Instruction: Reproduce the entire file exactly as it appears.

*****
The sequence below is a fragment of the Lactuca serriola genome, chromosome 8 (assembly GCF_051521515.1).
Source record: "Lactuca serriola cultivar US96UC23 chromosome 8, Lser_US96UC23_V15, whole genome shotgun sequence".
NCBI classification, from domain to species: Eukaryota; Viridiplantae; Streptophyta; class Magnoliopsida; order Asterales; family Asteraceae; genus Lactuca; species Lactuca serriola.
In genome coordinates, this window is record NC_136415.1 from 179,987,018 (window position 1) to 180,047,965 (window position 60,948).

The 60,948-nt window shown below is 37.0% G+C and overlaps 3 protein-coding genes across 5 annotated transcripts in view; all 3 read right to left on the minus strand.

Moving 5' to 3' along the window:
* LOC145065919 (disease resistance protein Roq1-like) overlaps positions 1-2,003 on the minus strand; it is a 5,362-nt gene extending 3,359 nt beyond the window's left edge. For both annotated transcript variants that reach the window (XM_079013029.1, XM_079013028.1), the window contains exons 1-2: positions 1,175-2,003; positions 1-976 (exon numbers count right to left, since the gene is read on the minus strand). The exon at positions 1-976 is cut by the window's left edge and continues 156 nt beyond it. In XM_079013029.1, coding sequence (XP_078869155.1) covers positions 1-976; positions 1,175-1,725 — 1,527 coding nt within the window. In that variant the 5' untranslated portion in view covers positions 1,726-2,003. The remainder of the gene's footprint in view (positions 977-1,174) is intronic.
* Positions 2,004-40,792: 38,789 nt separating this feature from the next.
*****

The sequence below is a fragment of the Lactuca serriola genome, chromosome 8 (assembly GCF_051521515.1).
Source record: "Lactuca serriola cultivar US96UC23 chromosome 8, Lser_US96UC23_V15, whole genome shotgun sequence".
NCBI classification, from domain to species: Eukaryota; Viridiplantae; Streptophyta; class Magnoliopsida; order Asterales; family Asteraceae; genus Lactuca; species Lactuca serriola.
In genome coordinates, this window is record NC_136415.1 from 179,987,018 (window position 1) to 180,047,965 (window position 60,948).

The 60,948-nt window shown below is 37.0% G+C and overlaps 3 protein-coding genes across 5 annotated transcripts in view; all 3 read right to left on the minus strand.

Moving 5' to 3' along the window:
* LOC145065919 (disease resistance protein Roq1-like) overlaps positions 1-2,003 on the minus strand; it is a 5,362-nt gene extending 3,359 nt beyond the window's left edge. For both annotated transcript variants that reach the window (XM_079013029.1, XM_079013028.1), the window contains exons 1-2: positions 1,175-2,003; positions 1-976 (exon numbers count right to left, since the gene is read on the minus strand). The exon at positions 1-976 is cut by the window's left edge and continues 156 nt beyond it. In XM_079013029.1, coding sequence (XP_078869155.1) covers positions 1-976; positions 1,175-1,725 — 1,527 coding nt within the window. In that variant the 5' untranslated portion in view covers positions 1,726-2,003. The remainder of the gene's footprint in view (positions 977-1,174) is intronic.
* Positions 2,004-40,792: 38,789 nt separating this feature from the next.